Better Sleep Habits Can Mean Better Health for Your Mind

Better Sleep Habits Can Mean Better Health for Your Mind

Did you know your mental health hinges on how well you slumber? Believe it or not, your mind’s wellness and your sleep habits go hand in hand. If you’re not getting a good night’s sleep, try these important tips to improve your mental health and quality of life.

 

How much is enough? A number of factors weigh into how much sleep you need in order to stay healthy. Your lifestyle, genetics and age can impact your requirements, but according to VeryWellFit, if you are an average, healthy adult, it’s safe to say you need between 7 and 9 hours of sleep every night. If you’re staying up late to catch the news and getting up early to catch a ride to work, chances are you’re not getting enough sleep. Some experts suggest most of us don’t recognize our sleep deprivation, but your body is probably sending you signals you could use more shuteye, such as grogginess during the day or an inability to perform well without caffeine.

 

Damage from too little sleep. Getting insufficient sleep is bad for your mental health. Newsweek cites studies showing we become moody without enough sleep, losing the ability to properly regulate our emotions and tending toward negative thought patterns. Living on too little sleep increases the risk for anxiety and depression, and can trigger more dramatic negative mood swings in those with mental health conditions such as bipolar disorder. Some experts feel lack of sleep negatively impacts our ability to think clearly, to drive safely, and to remember new information.

 

Smart strategies. In our busy, on-the-go world, sleep may sound like a luxury, but it’s clear your mind is healthier with better sleep. You can improve your slumber with a handful of smart strategies. Start by scheduling regular times for going to bed at night and getting up in the morning. Stick with your schedule, even on weekends, to ensure higher sleep quality. Also perform a routine each evening in preparation for falling asleep. It tells your mind and body sleep is coming and can help you fall asleep more quickly. One suggestion is to plan some soothing rituals, such as sipping an herbal tea and meditating.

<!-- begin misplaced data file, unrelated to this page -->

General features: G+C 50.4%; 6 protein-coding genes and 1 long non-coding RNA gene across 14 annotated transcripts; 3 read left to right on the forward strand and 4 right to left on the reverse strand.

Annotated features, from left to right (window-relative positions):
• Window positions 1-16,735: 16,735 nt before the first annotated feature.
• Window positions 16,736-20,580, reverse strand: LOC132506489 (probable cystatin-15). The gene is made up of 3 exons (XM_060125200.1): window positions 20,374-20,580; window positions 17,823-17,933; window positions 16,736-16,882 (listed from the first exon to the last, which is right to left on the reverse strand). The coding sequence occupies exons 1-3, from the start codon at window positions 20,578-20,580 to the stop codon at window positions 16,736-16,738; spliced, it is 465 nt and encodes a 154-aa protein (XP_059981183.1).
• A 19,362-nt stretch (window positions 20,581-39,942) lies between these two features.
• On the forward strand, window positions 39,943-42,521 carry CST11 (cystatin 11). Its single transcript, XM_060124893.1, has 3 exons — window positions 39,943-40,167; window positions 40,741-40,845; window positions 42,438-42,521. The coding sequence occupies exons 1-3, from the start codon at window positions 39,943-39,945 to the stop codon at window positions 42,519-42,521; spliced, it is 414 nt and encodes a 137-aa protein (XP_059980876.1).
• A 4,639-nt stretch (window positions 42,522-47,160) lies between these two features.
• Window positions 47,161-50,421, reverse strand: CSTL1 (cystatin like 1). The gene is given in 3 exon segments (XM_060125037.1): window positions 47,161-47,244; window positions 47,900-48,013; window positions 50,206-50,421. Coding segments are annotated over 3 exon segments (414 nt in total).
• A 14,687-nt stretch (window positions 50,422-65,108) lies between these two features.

Set your environment. A proper sleeping environment is a key to getting more shuteye. Keep your bedroom free of distractions, especially lights and electronic devices. Also consider your bed and whether you awaken sore or groggy in the mornings. Do you have a comfortable mattress suited for your body and sleep type? If you don’t, it’s time to invest in your mental health by buying a new mattress. Do your research and read reviews of the best mattresses on the market today. Whether you have back pain, sleep on your stomach or side, are a hot sleeper, or have another bedtime quirk, there’s a mattress that’s best suited for you.

 

Change up your day. What you do during the daytime can impact your ability to sleep at night. Healthline explains if we aren’t getting sufficient sunlight or exposure to a similar bright environment, the end result can be insomnia. Along those same lines, blue lighting from electronics, such as phones, televisions and computer screens late in the day can trigger an unhealthy pattern. Avoid using gadgets at night, and spend time in the sun during the day for the best results. Getting more exercise can help you sleep better, too, although you should avoid physical activity late in the day when your body needs to unwind. And even if you’re tired, taking a nap during the day can actually make it harder for you to sleep well at night.

 

Better sleep, better mind. Your mind’s health is linked with your sleep habits. Set a routine, create a sleep-friendly environment, and avoid activities that inhibit good sleep. Getting a good night’s sleep can help you be your best.

 

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by sandie